Hunt for Red Dragons

Wales entertained 70 of their former internationals at the Millennium Stadium last Thursday. It was a unique gathering, but the attendance should have been higher. The WRU have a major problem – they have no idea of the whereabouts of another 50 players who wore the red jersey. Still, Bleddyn Williams was there. He is sick and tired of being reminded that he was the last captain of his country to beat the All Blacks. It was in 1953. Williams can't wait to shake the hand of a successor, preferably in this century.

Going bananas lacks appeal

What is it about hookers and gouging? Marius Tincu, Perpignan's Romanian hooker, has been banned for 18 weeks for gouging Paul James of the Ospreys. The French club went bananas: "It was a scandalous judgement, worthy of a banana boat republic." Judge Jeff Blackett, who wore the black cap, knows about boats, having spent 31 years in the Royal Navy. He's also usually adept at avoiding banana skins.

t.glover@independent.co.uk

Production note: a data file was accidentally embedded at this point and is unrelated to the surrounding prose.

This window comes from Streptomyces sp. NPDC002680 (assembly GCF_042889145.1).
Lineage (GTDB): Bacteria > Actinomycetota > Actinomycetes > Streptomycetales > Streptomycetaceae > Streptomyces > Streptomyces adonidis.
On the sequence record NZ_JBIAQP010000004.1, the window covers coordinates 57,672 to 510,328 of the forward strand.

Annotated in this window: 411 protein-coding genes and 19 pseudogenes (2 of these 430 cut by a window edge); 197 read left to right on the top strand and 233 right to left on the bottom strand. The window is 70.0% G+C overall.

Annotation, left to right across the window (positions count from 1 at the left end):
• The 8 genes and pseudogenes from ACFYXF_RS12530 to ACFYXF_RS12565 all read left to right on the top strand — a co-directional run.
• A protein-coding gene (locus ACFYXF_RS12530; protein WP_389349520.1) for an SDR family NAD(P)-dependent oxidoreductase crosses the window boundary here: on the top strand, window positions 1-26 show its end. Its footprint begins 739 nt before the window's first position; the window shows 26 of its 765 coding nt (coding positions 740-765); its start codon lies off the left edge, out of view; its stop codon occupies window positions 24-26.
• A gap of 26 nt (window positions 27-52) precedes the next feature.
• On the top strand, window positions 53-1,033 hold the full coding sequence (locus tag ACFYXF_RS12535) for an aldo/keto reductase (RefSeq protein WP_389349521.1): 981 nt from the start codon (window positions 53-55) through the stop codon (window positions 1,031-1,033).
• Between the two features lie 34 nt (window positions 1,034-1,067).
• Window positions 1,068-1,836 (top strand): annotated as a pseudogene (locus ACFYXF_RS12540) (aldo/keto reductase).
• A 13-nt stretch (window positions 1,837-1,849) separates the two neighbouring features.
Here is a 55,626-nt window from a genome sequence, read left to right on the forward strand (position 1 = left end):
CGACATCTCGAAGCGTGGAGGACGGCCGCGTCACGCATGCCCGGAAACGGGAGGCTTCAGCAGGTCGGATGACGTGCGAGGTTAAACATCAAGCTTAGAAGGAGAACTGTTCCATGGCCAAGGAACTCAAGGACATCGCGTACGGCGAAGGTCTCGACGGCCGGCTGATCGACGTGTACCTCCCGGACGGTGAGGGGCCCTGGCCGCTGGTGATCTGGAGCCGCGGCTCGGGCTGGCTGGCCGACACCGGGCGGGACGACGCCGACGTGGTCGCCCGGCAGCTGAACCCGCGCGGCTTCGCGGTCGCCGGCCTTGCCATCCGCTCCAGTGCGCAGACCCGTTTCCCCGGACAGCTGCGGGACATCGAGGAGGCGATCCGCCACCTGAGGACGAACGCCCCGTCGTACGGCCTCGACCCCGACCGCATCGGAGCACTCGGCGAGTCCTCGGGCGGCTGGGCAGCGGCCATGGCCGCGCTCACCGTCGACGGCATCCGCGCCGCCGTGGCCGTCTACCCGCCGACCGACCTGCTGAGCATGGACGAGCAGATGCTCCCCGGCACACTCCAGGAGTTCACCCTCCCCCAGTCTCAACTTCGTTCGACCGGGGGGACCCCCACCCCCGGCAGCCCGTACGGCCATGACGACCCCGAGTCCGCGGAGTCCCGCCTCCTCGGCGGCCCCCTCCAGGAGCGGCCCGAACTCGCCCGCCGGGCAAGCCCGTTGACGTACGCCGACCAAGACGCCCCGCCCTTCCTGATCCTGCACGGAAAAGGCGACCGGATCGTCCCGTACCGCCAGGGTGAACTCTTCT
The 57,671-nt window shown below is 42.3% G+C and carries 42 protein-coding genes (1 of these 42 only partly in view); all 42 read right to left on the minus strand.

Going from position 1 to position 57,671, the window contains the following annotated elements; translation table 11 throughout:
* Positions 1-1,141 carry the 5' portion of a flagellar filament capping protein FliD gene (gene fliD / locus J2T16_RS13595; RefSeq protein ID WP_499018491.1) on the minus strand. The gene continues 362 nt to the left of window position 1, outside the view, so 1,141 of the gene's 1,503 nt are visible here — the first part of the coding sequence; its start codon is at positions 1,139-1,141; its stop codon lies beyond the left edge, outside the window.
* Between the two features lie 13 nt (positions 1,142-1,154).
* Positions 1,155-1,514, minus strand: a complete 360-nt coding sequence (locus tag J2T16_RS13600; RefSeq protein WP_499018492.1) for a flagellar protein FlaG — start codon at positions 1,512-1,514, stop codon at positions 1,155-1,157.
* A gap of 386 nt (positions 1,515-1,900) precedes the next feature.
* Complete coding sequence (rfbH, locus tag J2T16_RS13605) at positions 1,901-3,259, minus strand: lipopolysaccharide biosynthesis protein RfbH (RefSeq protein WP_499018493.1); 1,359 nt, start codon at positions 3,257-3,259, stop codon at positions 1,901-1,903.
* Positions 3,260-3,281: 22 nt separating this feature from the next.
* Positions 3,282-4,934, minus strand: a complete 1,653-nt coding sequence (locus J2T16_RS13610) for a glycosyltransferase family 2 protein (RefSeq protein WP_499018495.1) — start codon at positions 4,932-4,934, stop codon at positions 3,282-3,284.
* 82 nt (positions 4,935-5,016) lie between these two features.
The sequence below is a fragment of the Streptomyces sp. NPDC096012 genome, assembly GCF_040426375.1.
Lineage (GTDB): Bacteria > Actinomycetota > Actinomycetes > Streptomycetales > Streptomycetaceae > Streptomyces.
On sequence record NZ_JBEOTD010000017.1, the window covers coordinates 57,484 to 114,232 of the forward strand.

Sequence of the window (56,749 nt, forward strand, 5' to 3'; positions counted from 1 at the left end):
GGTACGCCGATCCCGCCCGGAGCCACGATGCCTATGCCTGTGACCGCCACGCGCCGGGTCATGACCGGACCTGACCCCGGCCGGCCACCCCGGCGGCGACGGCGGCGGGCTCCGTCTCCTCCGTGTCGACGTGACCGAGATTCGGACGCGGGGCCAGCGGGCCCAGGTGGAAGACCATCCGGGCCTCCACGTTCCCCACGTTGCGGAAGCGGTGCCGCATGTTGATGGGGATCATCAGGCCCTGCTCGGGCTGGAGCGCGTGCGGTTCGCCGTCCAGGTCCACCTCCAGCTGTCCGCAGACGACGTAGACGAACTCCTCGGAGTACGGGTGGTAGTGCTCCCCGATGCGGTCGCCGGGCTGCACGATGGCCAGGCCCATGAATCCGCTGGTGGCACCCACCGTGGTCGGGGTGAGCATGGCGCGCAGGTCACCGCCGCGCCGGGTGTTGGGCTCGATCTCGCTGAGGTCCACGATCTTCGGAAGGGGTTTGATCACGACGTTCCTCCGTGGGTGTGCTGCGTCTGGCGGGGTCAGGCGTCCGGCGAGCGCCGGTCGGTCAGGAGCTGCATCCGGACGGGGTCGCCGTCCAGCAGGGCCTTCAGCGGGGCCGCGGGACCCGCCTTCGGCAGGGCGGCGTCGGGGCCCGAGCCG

BUY RUGBY WORLD CUP TICKETS

Suggested Topics
Have you tried new the Independent Digital Edition apps?
Caption competition
Caption competition
Latest stories from i100
Have you tried new the Independent Digital Edition apps?
Daily Quiz
SPONSORED FEATURES
Independent Dating
and  

By clicking 'Search' you
are agreeing to our
Terms of Use.

Career Services

Day In a Page

Isis profits from destruction of antiquities by selling relics to dealers - and then blowing up the buildings they come from to conceal the evidence of looting

How Isis profits from destruction of antiquities

Robert Fisk on the terrorist group's manipulation of the market to increase the price of artefacts